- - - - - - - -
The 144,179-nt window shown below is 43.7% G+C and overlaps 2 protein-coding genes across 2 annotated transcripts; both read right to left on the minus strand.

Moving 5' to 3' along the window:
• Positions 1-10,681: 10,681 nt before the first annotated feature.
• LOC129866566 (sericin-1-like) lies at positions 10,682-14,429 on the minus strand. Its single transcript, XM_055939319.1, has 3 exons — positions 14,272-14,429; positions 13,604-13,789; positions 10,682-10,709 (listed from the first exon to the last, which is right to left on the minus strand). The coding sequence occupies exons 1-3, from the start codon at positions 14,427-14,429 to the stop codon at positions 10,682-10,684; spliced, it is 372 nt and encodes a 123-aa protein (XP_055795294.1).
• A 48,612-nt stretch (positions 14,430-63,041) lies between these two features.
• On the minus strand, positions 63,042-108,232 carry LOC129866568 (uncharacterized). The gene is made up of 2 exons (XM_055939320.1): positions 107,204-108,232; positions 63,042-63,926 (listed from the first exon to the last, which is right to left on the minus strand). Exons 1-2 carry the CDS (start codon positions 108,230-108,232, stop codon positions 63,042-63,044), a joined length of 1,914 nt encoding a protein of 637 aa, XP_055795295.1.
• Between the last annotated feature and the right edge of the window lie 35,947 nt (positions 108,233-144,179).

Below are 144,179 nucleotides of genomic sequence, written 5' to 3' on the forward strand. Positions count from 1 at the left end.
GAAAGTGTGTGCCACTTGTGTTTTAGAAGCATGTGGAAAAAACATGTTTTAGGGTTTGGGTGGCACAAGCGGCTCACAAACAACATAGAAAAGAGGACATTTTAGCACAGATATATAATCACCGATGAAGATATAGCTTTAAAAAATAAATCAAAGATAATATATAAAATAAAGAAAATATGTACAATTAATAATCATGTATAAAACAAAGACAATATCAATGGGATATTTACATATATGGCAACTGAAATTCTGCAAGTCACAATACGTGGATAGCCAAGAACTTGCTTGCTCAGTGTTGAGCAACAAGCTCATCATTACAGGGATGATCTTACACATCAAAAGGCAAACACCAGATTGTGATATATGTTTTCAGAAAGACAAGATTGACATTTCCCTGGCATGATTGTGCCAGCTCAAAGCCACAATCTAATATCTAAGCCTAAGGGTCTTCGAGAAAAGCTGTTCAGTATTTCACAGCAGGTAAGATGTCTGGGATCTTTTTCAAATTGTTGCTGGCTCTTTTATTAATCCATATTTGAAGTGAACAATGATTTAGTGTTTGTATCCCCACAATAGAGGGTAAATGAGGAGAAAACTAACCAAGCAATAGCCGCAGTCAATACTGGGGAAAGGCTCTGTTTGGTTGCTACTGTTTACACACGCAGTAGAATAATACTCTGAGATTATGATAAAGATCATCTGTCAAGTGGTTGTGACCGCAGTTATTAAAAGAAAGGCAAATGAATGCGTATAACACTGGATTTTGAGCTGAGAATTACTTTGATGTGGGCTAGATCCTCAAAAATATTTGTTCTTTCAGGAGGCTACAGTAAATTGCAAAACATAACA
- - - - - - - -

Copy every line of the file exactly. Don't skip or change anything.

The 144,179-nt window shown below is 43.7% G+C and overlaps 2 protein-coding genes across 2 annotated transcripts; both read right to left on the minus strand.

Moving 5' to 3' along the window:
• Positions 1-10,681: 10,681 nt before the first annotated feature.
• LOC129866566 (sericin-1-like) lies at positions 10,682-14,429 on the minus strand. Its single transcript, XM_055939319.1, has 3 exons — positions 14,272-14,429; positions 13,604-13,789; positions 10,682-10,709 (listed from the first exon to the last, which is right to left on the minus strand). The coding sequence occupies exons 1-3, from the start codon at positions 14,427-14,429 to the stop codon at positions 10,682-10,684; spliced, it is 372 nt and encodes a 123-aa protein (XP_055795294.1).
• A 48,612-nt stretch (positions 14,430-63,041) lies between these two features.
• On the minus strand, positions 63,042-108,232 carry LOC129866568 (uncharacterized). The gene is made up of 2 exons (XM_055939320.1): positions 107,204-108,232; positions 63,042-63,926 (listed from the first exon to the last, which is right to left on the minus strand). Exons 1-2 carry the CDS (start codon positions 108,230-108,232, stop codon positions 63,042-63,044), a joined length of 1,914 nt encoding a protein of 637 aa, XP_055795295.1.
• Between the last annotated feature and the right edge of the window lie 35,947 nt (positions 108,233-144,179).

Below are 144,179 nucleotides of genomic sequence, written 5' to 3' on the forward strand. Positions count from 1 at the left end.
GAAAGTGTGTGCCACTTGTGTTTTAGAAGCATGTGGAAAAAACATGTTTTAGGGTTTGGGTGGCACAAGCGGCTCACAAACAACATAGAAAAGAGGACATTTTAGCACAGATATATAATCACCGATGAAGATATAGCTTTAAAAAATAAATCAAAGATAATATATAAAATAAAGAAAATATGTACAATTAATAATCATGTATAAAACAAAGACAATATCAATGGGATATTTACATATATGGCAACTGAAATTCTGCAAGTCACAATACGTGGATAGCCAAGAACTTGCTTGCTCAGTGTTGAGCAACAAGCTCATCATTACAGGGATGATCTTACACATCAAAAGGCAAACACCAGATTGTGATATATGTTTTCAGAAAGACAAGATTGACATTTCCCTGGCATGATTGTGCCAGCTCAAAGCCACAATCTAATATCTAAGCCTAAGGGTCTTCGAGAAAAGCTGTTCAGTATTTCACAGCAGGTAAGATGTCTGGGATCTTTTTCAAATTGTTGCTGGCTCTTTTATTAATCCATATTTGAAGTGAACAATGATTTAGTGTTTGTATCCCCACAATAGAGGGTAAATGAGGAGAAAACTAACCAAGCAATAGCCGCAGTCAATACTGGGGAAAGGCTCTGTTTGGTTGCTACTGTTTACACACGCAGTAGAATAATACTCTGAGATTATGATAAAGATCATCTGTCAAGTGGTTGTGACCGCAGTTATTAAAAGAAAGGCAAATGAATGCGTATAACACTGGATTTTGAGCTGAGAATTACTTTGATGTGGGCTAGATCCTCAAAAATATTTGTTCTTTCAGGAGGCTACAGTAAATTGCAAAACATAACA